Sam Hamill’s Last Book

After Morning Rain will be released tomorrow (Tuesday, May 15, 2018.) It is the last book by renowned poet, translator, editor and founder of Copper Canyon Press, Sam Hamill and there will be a launch at his house in Anacortes, Washington, starting at 3pm.

Christopher Yohmei Blasdel, the internationally-known Shakuhachi flute master will perform. He collaborated with Sam on many occasions, including November 1, 2014, about which I wrote this post, which includes a link to sound from that evening.

The book itself is quintessential Hamill, with allusions to ancient Chinese and other world poets (Lorca, Sappho, Gwendolyn Brooks), memories of travel in Buenos Aires, Paris and elsewhere and poems about getting old. He’s at his best when there are zen-like moments of inspiration, such as in:


Only the fish who leaps
sees the moon on the water.


To Margaret, the Librarian

It was a librarian
who first showed me
how to properly

open a book.
The rest

is all my fault.

You can hear him read that poem and one other from the new book here. 

Chris Yohmei Blasdel

There will be saké and Sam stories, flute music, copies of the new book and a gathering of the Friends of Sam. During his recent memorial, also at his house, those who knew Sam best gathered — not in the living room with a view of the bay and Mt. Baker, but around the dining room table where they’d spent many nights with Sam, listening to country music, drinking too much saké and hearing Sam pontificate on the ills of the world (ecocide, &c.) and/or poetry, maybe a story about Denise Levertov, or another one of Sam’s many life friends.

(Photo by Ian Boyden)

But the post-Hamill era has begun and if there was any doubt about that, the display at his memorial of the glass jar of what was left of Sam’s vertebrae after his cremation, and his ashes divided up into small, round, elegant containers for his friends and loved ones to bury in a special place, or make into objects of art, these items made things painfully clear, Sam’s gone and there will never be another poet and human quite like him.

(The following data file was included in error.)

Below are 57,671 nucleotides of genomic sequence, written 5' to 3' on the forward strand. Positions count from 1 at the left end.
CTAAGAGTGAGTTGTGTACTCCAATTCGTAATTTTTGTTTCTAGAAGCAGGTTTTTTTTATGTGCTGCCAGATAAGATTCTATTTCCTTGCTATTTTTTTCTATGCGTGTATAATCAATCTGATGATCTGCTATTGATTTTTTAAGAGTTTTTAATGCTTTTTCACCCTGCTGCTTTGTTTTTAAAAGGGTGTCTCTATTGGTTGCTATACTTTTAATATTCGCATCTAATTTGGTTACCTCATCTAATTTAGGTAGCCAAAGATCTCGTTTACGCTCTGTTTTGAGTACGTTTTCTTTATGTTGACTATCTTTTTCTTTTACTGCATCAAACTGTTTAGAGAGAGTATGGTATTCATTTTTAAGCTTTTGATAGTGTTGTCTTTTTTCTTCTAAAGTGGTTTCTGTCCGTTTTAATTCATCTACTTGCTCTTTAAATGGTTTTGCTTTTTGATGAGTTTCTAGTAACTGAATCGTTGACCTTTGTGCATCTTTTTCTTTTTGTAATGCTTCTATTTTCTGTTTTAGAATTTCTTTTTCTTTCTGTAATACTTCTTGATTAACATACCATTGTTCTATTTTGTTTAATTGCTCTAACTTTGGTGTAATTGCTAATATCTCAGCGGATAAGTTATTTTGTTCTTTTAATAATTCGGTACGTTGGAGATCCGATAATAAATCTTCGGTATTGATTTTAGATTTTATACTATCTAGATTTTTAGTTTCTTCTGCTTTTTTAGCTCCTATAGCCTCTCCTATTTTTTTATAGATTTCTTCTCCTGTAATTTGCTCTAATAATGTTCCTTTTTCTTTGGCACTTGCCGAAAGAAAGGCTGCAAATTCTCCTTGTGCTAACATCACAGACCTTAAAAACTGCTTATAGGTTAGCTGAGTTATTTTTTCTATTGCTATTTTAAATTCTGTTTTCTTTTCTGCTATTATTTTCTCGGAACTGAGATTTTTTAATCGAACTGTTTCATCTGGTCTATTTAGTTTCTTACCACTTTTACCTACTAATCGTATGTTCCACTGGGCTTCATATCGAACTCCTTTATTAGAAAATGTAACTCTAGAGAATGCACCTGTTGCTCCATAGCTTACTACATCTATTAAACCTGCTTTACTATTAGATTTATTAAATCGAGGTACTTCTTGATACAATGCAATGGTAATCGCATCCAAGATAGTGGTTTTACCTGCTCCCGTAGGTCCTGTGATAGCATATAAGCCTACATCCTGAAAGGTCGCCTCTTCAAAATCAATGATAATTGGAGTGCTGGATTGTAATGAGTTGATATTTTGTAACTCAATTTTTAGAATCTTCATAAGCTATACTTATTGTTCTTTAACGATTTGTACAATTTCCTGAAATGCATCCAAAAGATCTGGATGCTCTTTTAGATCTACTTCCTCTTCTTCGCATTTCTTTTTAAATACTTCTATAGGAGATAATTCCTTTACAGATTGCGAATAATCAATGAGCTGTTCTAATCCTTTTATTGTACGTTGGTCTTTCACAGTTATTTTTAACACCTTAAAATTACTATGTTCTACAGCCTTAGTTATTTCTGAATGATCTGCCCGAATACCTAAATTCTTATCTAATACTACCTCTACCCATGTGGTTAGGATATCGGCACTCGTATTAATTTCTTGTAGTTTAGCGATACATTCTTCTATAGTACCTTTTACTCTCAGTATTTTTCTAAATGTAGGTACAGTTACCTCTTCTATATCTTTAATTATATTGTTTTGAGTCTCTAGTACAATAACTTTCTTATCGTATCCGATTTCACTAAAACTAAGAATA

SPLAB is working on plans to create an edition of the Cascadia Poetry Festival in Anacortes that would be dedicated to his memory and if you have interest in making that a reality, please get in touch.

About Splabman

Paul Nelson is founder of SPLAB (Seattle Poetics LAB) in Seattle, the Cascadia Poetry Festival and the August POetry POstcard Fest (PoPo). He has published a collection of essays, Organic Poetry & a serial poem re-enacting the history of Auburn, WA, A Time Before Slaughter (shortlisted for a 2010 Genius Award by The Stranger) and American Sentences, a book of 17 syllable poems drawn from the first fourteen of his 20 years of daily practice. The tenth anniversary edition of that book includes Pig War: & Other Songs of Cascadia. He’s interviewed Allen Ginsberg, Michael McClure, Wanda Coleman, Anne Waldman, Sam Hamill, Robin Blaser, Nate Mackey, Eileen Myles, George Bowering, Diane di Prima, Brenda Hillman, George Stanley, Joanne Kyger & many Cascadia poets (see: has presented his poetry and poetics in London, Brussels, Bothell, Cumberland, BC, Qinghai and Beijing, China, Lake Forest, Illinois, Ukiah, CA, and other places & writes an American Sentence every day.
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4 Responses to Sam Hamill’s Last Book

  1. Julie drake says:

    Yes to a Cascades poetry festival in Anacortes!

  2. Karma Tenzing Wangchuk says:

    Thanks for your words about Sam. They help.

  3. Splabman says:

    Julie, we are planning something more along the lines of a retreat in May 2019 in Anacortes, because the economic model is much more achievable. Stay tuned. Karma, good to see you last week. Thanks for your kind words.

  4. Karma Tenzing Wangchuk says:

    Looking forward to the May memorial and reunion. Have felt Sam’s absence deeply, but remain so grateful for his presence over the years and especially toward the ‘end.’ Thanks again, Paul.

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